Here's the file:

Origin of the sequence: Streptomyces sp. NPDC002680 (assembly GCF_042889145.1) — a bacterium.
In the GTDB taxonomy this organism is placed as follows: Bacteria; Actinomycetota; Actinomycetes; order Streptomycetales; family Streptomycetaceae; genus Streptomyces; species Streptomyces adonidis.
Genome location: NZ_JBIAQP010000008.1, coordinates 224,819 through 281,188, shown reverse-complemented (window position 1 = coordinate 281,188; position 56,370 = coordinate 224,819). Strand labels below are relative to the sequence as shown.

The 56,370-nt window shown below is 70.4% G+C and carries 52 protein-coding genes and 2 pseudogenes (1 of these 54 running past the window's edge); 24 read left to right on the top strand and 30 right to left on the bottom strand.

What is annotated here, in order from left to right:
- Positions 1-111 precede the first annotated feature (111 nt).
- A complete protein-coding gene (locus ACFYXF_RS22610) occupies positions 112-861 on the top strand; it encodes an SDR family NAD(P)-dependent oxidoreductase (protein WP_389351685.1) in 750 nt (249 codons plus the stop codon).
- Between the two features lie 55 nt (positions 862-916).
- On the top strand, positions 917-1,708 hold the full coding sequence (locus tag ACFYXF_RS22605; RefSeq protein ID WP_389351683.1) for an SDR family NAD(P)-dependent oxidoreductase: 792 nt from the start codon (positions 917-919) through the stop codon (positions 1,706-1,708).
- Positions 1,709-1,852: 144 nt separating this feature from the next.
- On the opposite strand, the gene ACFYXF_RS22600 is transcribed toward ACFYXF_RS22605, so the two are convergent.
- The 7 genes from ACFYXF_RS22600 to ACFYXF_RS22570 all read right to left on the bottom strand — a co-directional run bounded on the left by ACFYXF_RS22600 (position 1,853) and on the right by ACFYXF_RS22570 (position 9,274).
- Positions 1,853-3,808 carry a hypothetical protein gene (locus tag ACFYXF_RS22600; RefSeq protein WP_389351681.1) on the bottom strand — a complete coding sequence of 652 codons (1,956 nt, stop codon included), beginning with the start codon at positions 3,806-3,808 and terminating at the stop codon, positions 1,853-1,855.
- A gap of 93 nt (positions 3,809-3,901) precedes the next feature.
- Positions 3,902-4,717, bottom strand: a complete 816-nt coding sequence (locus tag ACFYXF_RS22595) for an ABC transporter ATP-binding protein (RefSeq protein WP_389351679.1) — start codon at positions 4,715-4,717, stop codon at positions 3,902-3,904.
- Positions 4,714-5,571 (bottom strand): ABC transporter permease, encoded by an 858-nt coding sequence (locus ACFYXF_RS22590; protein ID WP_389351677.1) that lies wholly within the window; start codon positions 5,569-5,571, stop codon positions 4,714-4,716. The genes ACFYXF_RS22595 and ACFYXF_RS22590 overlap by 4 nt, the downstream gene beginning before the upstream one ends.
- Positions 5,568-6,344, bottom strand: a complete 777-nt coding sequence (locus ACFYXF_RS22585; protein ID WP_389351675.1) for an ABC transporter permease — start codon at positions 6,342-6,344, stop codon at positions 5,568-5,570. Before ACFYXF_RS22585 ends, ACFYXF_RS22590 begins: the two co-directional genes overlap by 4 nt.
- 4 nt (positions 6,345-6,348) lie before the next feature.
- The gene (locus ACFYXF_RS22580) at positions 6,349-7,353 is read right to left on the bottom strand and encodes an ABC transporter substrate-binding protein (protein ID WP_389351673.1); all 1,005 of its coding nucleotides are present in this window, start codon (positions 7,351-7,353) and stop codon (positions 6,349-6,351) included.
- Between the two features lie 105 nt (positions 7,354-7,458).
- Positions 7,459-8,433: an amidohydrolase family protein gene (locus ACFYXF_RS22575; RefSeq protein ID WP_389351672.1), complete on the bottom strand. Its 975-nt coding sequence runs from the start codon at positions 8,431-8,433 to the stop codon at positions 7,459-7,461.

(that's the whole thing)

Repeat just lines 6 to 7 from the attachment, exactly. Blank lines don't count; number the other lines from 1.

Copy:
- Positions 1-111 precede the first annotated feature (111 nt).
- A complete protein-coding gene (locus ACFYXF_RS22610) occupies positions 112-861 on the top strand; it encodes an SDR family NAD(P)-dependent oxidoreductase (protein WP_389351685.1) in 750 nt (249 codons plus the stop codon).